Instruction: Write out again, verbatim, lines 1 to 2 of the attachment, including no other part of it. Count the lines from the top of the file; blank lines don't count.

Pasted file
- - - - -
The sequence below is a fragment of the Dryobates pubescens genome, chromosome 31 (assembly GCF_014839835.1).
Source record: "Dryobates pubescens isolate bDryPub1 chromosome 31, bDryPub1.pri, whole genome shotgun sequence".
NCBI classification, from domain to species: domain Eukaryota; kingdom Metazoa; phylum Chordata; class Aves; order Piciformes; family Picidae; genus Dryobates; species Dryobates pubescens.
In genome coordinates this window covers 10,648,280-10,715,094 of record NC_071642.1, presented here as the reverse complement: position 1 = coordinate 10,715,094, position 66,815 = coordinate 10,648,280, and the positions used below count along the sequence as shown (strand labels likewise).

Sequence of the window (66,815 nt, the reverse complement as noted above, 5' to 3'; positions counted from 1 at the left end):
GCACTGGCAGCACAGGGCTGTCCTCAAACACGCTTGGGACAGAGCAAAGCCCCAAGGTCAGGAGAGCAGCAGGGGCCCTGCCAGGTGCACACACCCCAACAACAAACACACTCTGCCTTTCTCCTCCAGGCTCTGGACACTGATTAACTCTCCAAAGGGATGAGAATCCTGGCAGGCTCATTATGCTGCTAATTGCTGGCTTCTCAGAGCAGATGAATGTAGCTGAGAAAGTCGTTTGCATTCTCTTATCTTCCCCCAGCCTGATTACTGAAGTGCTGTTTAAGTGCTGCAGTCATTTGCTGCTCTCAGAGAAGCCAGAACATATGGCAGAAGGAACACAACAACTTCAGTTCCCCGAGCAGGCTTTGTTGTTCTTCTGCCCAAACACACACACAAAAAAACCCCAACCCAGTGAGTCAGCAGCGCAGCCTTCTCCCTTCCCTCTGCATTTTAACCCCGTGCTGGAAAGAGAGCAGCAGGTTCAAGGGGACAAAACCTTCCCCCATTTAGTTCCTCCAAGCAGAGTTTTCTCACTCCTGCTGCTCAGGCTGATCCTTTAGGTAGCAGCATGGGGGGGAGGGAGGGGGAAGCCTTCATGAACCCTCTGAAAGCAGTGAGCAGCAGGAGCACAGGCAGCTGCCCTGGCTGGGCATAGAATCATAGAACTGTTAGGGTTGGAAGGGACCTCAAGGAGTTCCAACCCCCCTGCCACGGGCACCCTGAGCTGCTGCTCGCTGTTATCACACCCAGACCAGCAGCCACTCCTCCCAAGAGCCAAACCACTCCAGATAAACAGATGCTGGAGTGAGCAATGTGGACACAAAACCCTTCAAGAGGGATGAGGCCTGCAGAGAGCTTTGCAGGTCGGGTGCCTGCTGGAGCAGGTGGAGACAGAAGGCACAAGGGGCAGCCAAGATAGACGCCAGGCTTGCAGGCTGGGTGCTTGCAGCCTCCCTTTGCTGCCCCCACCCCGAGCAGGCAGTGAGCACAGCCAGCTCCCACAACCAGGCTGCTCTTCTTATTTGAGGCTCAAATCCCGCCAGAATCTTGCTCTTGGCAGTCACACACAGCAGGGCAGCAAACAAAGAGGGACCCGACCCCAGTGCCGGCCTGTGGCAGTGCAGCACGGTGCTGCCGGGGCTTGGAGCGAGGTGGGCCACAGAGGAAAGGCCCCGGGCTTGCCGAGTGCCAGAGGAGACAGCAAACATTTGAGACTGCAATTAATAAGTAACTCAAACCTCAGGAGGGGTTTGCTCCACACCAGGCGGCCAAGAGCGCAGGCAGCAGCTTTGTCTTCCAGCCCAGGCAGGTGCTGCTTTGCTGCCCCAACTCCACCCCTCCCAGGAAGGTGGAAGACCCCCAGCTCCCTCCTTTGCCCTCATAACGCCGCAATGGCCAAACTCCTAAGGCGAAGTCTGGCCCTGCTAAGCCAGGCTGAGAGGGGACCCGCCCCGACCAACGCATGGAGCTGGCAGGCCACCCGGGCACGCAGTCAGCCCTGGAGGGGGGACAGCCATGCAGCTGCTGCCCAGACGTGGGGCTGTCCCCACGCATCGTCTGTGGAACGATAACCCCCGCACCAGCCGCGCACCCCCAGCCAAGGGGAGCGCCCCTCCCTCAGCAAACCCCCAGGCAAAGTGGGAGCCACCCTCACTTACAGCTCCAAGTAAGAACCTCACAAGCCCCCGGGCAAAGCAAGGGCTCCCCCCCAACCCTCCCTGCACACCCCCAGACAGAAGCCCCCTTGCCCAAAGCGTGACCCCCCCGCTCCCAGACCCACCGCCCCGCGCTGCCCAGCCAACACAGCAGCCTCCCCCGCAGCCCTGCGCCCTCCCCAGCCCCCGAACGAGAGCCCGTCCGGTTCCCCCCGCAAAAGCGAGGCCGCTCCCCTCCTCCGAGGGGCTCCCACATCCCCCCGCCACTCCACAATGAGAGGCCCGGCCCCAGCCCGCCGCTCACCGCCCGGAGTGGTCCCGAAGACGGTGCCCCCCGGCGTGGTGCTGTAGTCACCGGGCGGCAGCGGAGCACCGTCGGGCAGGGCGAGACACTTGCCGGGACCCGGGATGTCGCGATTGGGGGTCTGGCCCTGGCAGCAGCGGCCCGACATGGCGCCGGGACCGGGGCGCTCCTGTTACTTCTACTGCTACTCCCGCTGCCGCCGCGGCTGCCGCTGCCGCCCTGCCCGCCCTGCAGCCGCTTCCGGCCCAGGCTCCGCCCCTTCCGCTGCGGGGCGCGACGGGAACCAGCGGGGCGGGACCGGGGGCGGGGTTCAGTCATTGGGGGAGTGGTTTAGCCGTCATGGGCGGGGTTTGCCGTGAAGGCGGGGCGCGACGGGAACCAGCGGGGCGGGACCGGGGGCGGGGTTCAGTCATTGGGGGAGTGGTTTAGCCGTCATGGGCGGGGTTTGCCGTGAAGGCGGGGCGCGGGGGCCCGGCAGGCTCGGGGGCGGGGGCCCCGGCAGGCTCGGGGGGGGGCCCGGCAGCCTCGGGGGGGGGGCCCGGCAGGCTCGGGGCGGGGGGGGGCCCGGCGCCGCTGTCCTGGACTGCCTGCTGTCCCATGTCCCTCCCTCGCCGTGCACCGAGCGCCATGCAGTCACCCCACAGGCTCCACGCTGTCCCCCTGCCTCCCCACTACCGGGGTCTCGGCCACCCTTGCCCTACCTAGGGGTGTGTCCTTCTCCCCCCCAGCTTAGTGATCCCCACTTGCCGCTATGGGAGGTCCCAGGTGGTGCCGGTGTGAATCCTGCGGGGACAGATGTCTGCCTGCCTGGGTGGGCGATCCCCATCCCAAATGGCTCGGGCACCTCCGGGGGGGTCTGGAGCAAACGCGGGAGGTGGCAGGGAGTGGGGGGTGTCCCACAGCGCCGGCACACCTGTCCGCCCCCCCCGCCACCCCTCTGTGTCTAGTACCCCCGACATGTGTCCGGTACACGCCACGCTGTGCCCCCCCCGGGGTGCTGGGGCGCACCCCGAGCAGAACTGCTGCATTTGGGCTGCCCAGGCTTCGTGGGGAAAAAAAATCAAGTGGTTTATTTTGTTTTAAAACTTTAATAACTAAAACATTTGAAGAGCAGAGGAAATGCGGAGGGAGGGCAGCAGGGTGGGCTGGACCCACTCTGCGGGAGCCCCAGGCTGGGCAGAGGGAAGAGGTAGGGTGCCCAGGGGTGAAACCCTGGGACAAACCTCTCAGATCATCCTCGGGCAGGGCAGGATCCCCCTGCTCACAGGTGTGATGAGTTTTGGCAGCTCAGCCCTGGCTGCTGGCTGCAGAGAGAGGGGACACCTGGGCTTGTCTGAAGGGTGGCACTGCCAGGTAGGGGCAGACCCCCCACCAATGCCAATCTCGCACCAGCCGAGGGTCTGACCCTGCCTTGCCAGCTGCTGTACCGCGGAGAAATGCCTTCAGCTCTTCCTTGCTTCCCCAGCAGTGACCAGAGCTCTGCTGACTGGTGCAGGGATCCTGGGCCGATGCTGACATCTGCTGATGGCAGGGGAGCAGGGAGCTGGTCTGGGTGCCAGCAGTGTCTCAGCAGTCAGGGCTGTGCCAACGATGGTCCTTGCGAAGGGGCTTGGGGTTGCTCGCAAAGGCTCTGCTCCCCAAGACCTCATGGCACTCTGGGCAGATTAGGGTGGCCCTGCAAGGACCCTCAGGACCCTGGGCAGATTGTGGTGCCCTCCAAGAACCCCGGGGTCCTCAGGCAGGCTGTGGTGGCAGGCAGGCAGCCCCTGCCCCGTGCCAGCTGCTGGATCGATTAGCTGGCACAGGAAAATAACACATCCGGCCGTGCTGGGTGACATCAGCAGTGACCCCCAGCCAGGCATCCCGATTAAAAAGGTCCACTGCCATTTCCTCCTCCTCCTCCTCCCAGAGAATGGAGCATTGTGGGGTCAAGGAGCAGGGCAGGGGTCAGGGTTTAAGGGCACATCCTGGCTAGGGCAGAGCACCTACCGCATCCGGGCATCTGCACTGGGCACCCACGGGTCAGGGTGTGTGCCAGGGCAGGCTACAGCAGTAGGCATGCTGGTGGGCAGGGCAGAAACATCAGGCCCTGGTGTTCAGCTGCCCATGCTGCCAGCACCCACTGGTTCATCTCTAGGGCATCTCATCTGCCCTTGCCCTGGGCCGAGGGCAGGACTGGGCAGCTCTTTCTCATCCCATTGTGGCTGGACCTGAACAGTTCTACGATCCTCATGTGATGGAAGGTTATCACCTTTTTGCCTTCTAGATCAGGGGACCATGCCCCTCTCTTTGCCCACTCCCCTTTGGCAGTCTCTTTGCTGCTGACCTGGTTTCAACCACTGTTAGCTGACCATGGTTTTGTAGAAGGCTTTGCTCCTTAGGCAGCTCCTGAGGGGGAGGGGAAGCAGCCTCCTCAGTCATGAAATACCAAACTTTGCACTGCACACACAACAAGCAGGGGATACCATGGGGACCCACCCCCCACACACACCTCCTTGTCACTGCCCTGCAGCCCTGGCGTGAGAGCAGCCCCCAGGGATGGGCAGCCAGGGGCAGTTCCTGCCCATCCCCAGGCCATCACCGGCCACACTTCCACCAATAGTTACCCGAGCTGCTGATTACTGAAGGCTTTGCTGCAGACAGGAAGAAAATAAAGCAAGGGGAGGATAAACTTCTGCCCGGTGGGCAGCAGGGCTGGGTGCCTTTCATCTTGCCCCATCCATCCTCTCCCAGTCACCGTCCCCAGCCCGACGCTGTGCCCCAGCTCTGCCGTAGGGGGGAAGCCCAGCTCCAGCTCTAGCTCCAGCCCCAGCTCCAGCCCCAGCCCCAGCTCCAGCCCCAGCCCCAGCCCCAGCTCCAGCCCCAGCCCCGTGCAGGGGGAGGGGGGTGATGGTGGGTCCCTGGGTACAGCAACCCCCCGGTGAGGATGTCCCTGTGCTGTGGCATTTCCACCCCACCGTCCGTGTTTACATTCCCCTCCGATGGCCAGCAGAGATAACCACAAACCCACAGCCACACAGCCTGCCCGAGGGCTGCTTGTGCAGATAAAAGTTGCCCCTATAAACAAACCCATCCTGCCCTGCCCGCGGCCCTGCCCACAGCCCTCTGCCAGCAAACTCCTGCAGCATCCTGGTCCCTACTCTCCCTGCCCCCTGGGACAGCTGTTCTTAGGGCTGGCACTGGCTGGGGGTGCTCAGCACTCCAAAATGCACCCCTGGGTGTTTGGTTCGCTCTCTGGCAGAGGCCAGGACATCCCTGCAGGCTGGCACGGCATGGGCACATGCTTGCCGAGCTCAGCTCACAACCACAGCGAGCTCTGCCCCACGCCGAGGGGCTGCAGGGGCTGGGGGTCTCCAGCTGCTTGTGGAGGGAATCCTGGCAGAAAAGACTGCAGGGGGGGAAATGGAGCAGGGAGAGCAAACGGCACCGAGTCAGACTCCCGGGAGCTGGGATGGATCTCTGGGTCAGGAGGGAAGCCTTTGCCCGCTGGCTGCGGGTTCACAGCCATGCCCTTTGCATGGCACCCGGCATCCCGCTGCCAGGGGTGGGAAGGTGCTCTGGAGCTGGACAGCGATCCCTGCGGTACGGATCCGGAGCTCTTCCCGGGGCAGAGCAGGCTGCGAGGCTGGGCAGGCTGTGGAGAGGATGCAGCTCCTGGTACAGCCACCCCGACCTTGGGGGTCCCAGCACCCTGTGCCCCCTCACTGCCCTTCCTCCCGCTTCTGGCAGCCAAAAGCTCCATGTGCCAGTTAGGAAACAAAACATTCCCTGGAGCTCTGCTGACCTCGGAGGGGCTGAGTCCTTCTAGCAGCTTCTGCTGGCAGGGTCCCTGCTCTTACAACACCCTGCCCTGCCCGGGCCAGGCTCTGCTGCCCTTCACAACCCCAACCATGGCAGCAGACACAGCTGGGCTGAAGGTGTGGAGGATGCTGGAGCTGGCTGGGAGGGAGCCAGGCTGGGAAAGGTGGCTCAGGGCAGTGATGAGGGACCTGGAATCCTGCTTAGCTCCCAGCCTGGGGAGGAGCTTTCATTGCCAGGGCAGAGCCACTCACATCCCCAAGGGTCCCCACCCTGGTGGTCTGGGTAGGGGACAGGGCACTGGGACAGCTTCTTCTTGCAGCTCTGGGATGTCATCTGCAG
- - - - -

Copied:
The sequence below is a fragment of the Dryobates pubescens genome, chromosome 31 (assembly GCF_014839835.1).
Source record: "Dryobates pubescens isolate bDryPub1 chromosome 31, bDryPub1.pri, whole genome shotgun sequence".